WASHINGTON (AP) — An independent House panel has concluded that there is substantial reason to believe Texas Rep. Silvestre Reyes violated ethics rules and federal law by conducting campaign meetings on House property and using campaign money to pay expenses for his daughter's residence.
The Office of Congressional Ethics report was sent to the House Ethics Committee, which released the findings Wednesday and said it was continuing its own investigation of the eight-term Democratic lawmaker.
The office, run by a board of nonlegislators, investigates complaints and makes recommendations to the House Ethics Committee.
In Reyes' case, the office recommended that the ethics committee investigate and subpoena Reyes, who refused to cooperate with the office's probe. The House committee said the referral does not reflect any judgment that violations occurred.
Reyes spokesman, Jose Borjon, said in a statement that the lawmaker was "pleased that the Ethics Committee took no further action on this matter, while making clear that the fact of OCE's referral did not indicate that any violation occurred."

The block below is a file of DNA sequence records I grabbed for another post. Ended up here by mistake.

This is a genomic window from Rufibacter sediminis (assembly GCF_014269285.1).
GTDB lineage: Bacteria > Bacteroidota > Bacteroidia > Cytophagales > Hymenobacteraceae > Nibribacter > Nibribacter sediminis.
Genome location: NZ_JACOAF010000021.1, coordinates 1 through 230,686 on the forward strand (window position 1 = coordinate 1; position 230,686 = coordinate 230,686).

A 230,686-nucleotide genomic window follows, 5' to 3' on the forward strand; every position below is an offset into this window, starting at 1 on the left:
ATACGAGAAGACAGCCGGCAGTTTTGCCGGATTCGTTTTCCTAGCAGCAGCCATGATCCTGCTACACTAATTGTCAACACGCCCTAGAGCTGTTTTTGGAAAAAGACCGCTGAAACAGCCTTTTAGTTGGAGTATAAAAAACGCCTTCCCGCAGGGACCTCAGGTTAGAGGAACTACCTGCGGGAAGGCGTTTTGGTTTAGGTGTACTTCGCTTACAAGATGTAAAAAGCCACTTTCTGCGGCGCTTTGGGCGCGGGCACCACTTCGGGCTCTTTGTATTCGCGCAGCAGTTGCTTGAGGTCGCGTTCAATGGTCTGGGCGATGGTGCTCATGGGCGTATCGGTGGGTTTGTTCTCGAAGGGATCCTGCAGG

The statement said Reyes "fully responded to these unsupported allegations and cooperated with the Ethics Committee to resolve them" while carrying out his official duties "with the highest level of integrity, strictly adhering to the rules governing" the House.
The allegations were first reported by the El Paso (Texas) Times in May. The independent panel's report, adopted 6-0 in August but not publicly released at that time in accordance with House rules, found:
—Reyes' 2011 Federal Election Commission disclosure reports show he used $469 in campaign funds for five "campaign meetings" in the members' dining room in the Capitol.
—From 2008 through 2012, Reyes' campaign committee paid approximately $13,000 in expenses relating to his daughter's residence in Washington, where the congressman appears to have a campaign office. Expenses included pest control, Internet, telephone, cable and electricity.
The House Ethics Manual states that House property may not be used to conduct campaign or political activities, including strategy sessions.
Federal law makes it illegal for a federal employee, including the president, vice president or member of Congress, to solicit or receive donations — or anything of value — in property used for official government duties.
The manual says that if a House member's campaign conducts a transaction with the member or someone in his or her family, campaign records must establish the need for the goods and services, and efforts must be made to establish a fair market value.
Federal law says political donations cannot be converted to public use, and a House rule bars a member from converting the funds to personal use in excess of legitimate and verifiable campaign expenditures.